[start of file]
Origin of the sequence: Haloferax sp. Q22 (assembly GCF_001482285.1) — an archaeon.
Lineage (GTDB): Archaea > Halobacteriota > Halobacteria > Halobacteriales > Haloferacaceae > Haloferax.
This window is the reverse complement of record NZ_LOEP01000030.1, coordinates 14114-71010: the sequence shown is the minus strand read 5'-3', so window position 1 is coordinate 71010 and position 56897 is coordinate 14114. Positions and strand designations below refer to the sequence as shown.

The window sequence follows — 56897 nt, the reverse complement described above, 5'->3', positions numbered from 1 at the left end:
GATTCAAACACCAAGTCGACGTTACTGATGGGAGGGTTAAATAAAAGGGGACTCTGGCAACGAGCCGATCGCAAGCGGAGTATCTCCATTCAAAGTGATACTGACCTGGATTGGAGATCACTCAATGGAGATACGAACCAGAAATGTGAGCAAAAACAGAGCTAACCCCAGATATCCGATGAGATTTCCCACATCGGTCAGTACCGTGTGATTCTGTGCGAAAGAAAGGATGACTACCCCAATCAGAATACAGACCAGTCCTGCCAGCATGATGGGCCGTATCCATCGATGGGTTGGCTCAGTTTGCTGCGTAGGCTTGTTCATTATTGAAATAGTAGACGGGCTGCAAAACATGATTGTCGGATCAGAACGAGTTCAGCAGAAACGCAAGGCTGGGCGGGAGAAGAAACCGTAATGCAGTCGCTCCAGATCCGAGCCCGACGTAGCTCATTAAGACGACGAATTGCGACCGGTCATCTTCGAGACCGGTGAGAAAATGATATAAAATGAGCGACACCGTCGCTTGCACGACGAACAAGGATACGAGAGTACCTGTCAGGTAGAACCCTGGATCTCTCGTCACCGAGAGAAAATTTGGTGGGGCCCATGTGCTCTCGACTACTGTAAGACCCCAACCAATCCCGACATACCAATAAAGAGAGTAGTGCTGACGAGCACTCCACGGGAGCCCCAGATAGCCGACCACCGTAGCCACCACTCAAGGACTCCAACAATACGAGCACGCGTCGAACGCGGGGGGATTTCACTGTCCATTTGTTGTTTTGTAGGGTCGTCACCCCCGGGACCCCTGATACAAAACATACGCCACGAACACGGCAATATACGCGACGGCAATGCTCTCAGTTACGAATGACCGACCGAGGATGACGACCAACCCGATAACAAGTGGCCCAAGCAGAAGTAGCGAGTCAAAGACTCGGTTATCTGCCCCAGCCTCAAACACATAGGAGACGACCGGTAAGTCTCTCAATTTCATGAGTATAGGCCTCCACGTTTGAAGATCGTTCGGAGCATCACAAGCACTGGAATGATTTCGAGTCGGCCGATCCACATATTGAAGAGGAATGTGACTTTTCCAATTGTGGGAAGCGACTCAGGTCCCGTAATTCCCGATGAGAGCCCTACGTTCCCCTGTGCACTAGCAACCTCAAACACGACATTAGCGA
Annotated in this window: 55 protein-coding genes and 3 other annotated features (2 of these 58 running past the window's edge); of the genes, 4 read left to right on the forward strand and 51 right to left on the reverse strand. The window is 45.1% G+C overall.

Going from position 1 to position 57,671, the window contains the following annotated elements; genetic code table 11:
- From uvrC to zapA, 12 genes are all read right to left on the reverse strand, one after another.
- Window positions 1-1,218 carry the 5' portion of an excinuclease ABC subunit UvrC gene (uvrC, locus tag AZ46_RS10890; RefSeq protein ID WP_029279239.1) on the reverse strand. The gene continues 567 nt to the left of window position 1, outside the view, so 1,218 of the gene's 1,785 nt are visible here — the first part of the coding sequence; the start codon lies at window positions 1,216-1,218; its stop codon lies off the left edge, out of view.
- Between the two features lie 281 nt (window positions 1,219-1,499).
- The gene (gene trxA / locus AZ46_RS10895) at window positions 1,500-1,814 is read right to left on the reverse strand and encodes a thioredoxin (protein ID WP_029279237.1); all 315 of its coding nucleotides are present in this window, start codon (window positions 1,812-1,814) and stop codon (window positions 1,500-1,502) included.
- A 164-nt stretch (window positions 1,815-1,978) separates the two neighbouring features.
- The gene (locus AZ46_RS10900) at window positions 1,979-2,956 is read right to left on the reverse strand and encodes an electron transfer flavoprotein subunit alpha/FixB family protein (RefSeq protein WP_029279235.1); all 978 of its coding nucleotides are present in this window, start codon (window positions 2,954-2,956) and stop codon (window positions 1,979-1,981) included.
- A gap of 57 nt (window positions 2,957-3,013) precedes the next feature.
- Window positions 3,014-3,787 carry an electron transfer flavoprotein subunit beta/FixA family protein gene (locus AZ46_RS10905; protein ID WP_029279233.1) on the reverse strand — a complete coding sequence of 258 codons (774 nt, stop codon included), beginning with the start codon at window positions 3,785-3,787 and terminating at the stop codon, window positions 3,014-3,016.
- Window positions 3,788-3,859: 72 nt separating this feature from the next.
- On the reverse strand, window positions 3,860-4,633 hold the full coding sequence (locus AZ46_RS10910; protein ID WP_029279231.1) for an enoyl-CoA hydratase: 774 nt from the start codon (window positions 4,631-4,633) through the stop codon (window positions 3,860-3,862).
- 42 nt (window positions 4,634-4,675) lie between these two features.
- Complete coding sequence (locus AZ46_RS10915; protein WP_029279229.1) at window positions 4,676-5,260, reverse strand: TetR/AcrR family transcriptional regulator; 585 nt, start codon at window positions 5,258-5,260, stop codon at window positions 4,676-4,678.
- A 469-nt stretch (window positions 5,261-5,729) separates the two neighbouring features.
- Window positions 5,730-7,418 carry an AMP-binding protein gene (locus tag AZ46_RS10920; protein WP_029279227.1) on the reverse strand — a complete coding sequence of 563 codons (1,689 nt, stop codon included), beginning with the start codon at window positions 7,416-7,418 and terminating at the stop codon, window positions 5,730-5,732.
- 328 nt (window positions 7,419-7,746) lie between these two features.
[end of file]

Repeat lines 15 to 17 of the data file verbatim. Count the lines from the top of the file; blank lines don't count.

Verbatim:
- Window positions 3,014-3,787 carry an electron transfer flavoprotein subunit beta/FixA family protein gene (locus AZ46_RS10905; protein ID WP_029279233.1) on the reverse strand — a complete coding sequence of 258 codons (774 nt, stop codon included), beginning with the start codon at window positions 3,785-3,787 and terminating at the stop codon, window positions 3,014-3,016.
- Window positions 3,788-3,859: 72 nt separating this feature from the next.
- On the reverse strand, window positions 3,860-4,633 hold the full coding sequence (locus AZ46_RS10910; protein ID WP_029279231.1) for an enoyl-CoA hydratase: 774 nt from the start codon (window positions 4,631-4,633) through the stop codon (window positions 3,860-3,862).